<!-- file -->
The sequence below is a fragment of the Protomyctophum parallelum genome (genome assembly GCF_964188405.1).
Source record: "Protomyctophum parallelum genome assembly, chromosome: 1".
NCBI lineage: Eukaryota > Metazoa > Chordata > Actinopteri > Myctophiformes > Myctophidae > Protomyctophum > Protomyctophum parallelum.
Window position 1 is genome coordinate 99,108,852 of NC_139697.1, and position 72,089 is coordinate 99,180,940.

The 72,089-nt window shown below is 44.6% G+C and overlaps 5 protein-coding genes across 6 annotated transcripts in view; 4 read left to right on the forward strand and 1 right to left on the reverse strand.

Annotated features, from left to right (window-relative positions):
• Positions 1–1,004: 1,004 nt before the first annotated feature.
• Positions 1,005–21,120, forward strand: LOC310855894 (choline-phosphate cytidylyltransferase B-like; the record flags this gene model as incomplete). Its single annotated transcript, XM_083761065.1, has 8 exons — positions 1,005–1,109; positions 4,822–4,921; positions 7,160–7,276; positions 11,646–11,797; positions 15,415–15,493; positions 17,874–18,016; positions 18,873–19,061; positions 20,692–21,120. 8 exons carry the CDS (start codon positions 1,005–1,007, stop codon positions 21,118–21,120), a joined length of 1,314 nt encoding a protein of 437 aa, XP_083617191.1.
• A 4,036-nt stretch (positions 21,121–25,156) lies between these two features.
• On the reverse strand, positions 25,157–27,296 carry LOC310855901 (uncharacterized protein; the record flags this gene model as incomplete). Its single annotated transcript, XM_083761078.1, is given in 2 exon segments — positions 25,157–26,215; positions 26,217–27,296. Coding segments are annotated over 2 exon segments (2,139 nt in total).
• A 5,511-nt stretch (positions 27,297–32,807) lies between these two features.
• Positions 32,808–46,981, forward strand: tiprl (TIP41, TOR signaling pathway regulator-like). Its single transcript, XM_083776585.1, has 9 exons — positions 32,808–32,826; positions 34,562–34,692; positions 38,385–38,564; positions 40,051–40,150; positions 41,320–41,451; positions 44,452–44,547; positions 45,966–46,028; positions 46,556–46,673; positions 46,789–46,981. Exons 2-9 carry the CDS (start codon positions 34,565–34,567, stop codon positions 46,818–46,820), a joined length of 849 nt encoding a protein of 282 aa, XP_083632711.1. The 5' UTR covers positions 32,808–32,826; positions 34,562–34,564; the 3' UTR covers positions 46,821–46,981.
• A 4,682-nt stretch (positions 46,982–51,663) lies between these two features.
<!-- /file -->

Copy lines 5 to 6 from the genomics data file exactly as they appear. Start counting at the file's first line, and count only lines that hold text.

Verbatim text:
The 72,089-nt window shown below is 44.6% G+C and overlaps 5 protein-coding genes across 6 annotated transcripts in view; 4 read left to right on the forward strand and 1 right to left on the reverse strand.

Annotated features, from left to right (window-relative positions):